McGill’s Big Three for Low Back Pain
  • August , 2021
  • Fitness Guru
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Core Strengthening

Low Back Pain

Something the vast majority of Americans and even rest of the world’s population can relate to is the feeling of low back pain. It’s almost inevitable that at some point an individual will seek guidance on how to treat low back pain from a medical professional. If that medical professional seen is a physical therapist then most will classify the patient into one of four categories of treatment. Most patients are classified into the “stabilization” category.

Stabilization

Stabilization essentially entails strengthening muscles surrounding the low back including muscles on the front and sides of the trunk. There are almost an infinite number of ways to strengthen these areas. The important principle to keep in mind is that core strength is not just flex/extend (forward/back). There is also trunk rotation as well as side bending. Based on these principles we’ve laid out three simple exercises that don’t require anything but a flat surface to perform.

Core on the Floor

A famous researcher named Stuart McGill has written many books on rehabilitation for low back pain. Since we’re choosing three core strengthening exercises it feels like we would be insulting him if we didn’t use his “big 3”. The exercises listed below have been chosen due to their likelihood of being safe for most people to perform as well as effectiveness. They will also ensure that your core is being strengthened from all directions and planes.

McGill Crunch

The first exercise is a McGill crunch. This one will work your trunk flexors including the glamorous 6 pack muscle (rectus abdominis) as well as an important stabilizer muscle called the TA or transverse abdominis. To perform a McGill Crunch you will need to: 1) Lay on your back with one knee bent and one leg straight. 2) Place one hand underneath the small of your back. 3) Perform a chin tuck (draw chin back to give yourself a “double chin”). 4) Squeeze your abdominals to pull shoulders off the floor. 5) Hold for at least 2-3 seconds and then lower. 6) Repeat for another set on other side with other leg straight.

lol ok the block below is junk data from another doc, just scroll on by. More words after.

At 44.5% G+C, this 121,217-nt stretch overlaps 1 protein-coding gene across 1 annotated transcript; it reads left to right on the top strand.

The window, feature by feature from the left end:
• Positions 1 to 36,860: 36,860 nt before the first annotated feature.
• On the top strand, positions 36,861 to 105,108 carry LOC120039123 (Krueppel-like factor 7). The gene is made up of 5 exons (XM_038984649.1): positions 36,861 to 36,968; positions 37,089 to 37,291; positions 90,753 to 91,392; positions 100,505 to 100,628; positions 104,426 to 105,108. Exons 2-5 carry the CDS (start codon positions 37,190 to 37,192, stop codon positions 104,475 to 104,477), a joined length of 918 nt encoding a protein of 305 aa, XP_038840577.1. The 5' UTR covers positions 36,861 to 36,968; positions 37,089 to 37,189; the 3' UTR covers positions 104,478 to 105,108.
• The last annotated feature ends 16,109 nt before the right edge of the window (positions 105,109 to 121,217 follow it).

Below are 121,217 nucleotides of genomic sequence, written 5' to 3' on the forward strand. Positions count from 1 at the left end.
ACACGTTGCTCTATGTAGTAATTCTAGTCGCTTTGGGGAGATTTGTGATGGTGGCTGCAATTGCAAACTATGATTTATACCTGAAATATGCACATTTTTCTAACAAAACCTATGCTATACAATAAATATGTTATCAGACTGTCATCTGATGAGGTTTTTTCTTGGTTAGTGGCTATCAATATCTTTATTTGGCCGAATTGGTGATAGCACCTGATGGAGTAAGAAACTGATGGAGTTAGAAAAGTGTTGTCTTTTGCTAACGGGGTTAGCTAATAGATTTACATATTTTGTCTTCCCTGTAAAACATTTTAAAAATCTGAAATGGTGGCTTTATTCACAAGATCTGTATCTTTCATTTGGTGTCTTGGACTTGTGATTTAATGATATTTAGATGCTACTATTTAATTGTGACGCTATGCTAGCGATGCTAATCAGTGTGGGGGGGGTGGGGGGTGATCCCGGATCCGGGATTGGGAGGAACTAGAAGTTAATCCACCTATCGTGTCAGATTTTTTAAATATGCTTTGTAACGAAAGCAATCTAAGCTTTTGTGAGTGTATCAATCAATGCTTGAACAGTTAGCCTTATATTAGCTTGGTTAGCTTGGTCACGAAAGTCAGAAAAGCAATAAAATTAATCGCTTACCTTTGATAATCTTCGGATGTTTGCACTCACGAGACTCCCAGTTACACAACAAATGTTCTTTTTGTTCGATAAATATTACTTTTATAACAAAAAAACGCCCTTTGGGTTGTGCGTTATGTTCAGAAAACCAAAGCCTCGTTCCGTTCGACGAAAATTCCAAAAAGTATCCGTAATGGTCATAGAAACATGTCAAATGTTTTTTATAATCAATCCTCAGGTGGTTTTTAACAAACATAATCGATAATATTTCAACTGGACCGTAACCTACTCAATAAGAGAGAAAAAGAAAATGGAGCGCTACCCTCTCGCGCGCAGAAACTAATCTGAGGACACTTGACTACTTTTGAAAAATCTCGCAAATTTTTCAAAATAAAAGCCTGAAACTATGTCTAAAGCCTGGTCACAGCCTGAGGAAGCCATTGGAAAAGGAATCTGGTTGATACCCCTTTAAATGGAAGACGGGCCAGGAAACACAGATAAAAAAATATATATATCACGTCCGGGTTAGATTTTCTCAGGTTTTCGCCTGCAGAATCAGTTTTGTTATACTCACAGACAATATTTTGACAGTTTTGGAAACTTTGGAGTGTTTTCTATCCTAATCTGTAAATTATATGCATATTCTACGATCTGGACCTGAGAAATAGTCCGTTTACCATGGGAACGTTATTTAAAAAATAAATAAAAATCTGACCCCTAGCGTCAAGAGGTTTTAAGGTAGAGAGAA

Side Plank

Exercise number two is the side plank. The side plank is an isometric (no muscle length change) exercise. It will primarily work your lateral trunk flexors including your obliques and a long back muscle called your quadratus lumborum. To perform a Side Plank you will need to: 1) lay on your side with knees bent or straight, your call. 2) Raise your hips into the air so that your forearm and knee (or foot) are the only two points of contact with the floor. 3) Maintain a straight line between your neck, trunk, and legs. 4) Repeat on the other side

Bird Dog

Next up in core stabilization exercises is the Bird Dog. The core’s challenge with a bird dog is maintaining a neutral and stationary position while moving the arms and legs around it. To perform the Bird Dog you will need to: 1) Get into a 4 point position on hands and knees as if you were about to crawl. 2) Next simultaneously raise your arm forward while kicking the opposite side’s leg backwards 3) Hold this few at least 2-3 seconds where your only points of contact are your hand, the opposite knee, and opposite foot 4) Return to start position where both hands and legs are in contact. 5) Alternate sides and be sure to avoid letting your trunk move from its neutral spine position.

Back Pain is Tricky

Low back pain is complicated and difficult to treat. There are many avenues that can be used to see results. These three exercises are just a small piece to the whole puzzle. Many people don’t strengthen their core from all directions or at all so this may be a good starting point. The safest bet before trying any of these exercises is to consult a medical professional to make sure they’re safe. They are three well-known and supported exercises typically used to treat low back pain. However, if the pain seems to be worsening when performing or afterwards then it may be best to discontinue.

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